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Re: Those amazing TWINNED EMU FEATHERS! - Question



At 12:06 AM 12/06/2000 -0400, Ray Stanford wrote:
Amazed, I asked them two questions: (1) Do all Emus have twinned feathers?; and, (2) Are all feathers on all Emus twinned?

The answer was yes, to both questions.

Your friends are correct. The "twinned" part is technically referred to as an aftershaft or afterfeather. According to "A Dictionary of Birds":


"This is a structure resembling a feather in miniature attached to the underside of the feather at the superior umbilicus. Six types may be recognized of which the most developed is that found in Casuariiformes [including emus - RO], where the afterfeather closely resembles the main feather, so that each feather appears double. In its simplest type the afterfeather lacks an afterrshaft (hyporachis) and merely consists of a row of barbs (an aftertuft) attaching to the rim of the superior umbilicus. It is found in the New World Vultures (Cathartinae). Several groups entirely lack afterfeathers, eg Ostrich, pigeons, cuckoos and swallows. Most workers assume that the function of afterfeathers is to increase the thermal insulating property of the feathers.... some birds, eg ptarmigans, have larger afterfeathers in the winter than in the summer plumage."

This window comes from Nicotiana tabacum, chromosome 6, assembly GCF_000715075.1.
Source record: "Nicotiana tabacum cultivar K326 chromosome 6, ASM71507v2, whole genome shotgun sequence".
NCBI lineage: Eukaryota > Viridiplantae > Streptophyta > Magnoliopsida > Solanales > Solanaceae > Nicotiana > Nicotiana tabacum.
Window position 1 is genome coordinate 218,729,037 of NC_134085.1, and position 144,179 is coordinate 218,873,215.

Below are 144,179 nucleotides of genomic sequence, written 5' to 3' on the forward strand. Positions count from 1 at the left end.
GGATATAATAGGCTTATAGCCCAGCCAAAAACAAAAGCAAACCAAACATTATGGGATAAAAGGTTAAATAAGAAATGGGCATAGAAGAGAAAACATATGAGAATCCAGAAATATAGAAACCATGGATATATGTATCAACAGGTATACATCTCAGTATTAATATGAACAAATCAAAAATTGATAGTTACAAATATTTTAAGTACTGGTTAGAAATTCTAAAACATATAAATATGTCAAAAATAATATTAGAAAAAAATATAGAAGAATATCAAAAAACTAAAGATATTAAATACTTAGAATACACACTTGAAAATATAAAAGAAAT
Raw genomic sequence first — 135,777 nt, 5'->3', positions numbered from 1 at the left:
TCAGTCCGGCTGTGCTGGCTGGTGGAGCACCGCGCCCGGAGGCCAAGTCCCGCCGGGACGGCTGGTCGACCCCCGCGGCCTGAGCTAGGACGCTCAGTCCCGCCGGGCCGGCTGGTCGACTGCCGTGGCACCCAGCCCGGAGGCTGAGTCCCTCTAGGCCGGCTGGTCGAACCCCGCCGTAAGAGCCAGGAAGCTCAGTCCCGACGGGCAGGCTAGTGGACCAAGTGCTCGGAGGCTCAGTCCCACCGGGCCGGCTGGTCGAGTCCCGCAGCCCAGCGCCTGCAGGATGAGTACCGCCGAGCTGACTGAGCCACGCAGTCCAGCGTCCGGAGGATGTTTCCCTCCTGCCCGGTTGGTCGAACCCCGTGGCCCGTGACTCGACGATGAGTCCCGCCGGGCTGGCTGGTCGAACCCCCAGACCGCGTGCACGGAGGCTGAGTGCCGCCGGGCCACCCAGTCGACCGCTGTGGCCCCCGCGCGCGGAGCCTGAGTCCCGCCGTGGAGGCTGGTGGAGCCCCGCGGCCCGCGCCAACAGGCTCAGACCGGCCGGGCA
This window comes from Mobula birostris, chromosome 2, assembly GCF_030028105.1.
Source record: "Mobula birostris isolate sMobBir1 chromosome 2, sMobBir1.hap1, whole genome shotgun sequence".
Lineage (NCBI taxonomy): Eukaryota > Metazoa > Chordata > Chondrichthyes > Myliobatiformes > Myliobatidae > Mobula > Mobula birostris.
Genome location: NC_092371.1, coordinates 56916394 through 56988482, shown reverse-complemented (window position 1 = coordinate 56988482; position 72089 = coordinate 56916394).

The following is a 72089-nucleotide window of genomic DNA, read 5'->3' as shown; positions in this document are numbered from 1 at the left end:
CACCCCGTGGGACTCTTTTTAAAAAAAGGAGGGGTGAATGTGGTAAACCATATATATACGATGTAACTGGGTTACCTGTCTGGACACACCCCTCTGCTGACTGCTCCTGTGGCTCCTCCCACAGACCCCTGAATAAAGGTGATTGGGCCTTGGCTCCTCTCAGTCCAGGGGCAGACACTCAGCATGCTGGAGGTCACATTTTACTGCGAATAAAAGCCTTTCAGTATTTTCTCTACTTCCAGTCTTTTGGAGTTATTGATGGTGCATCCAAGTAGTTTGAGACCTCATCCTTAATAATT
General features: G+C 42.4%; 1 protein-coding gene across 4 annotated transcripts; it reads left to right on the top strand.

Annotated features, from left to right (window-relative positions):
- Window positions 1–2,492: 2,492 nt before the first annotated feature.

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Ronald I. Orenstein Phone: (905) 820-7886
International Wildlife Coalition Fax/Modem: (905) 569-0116
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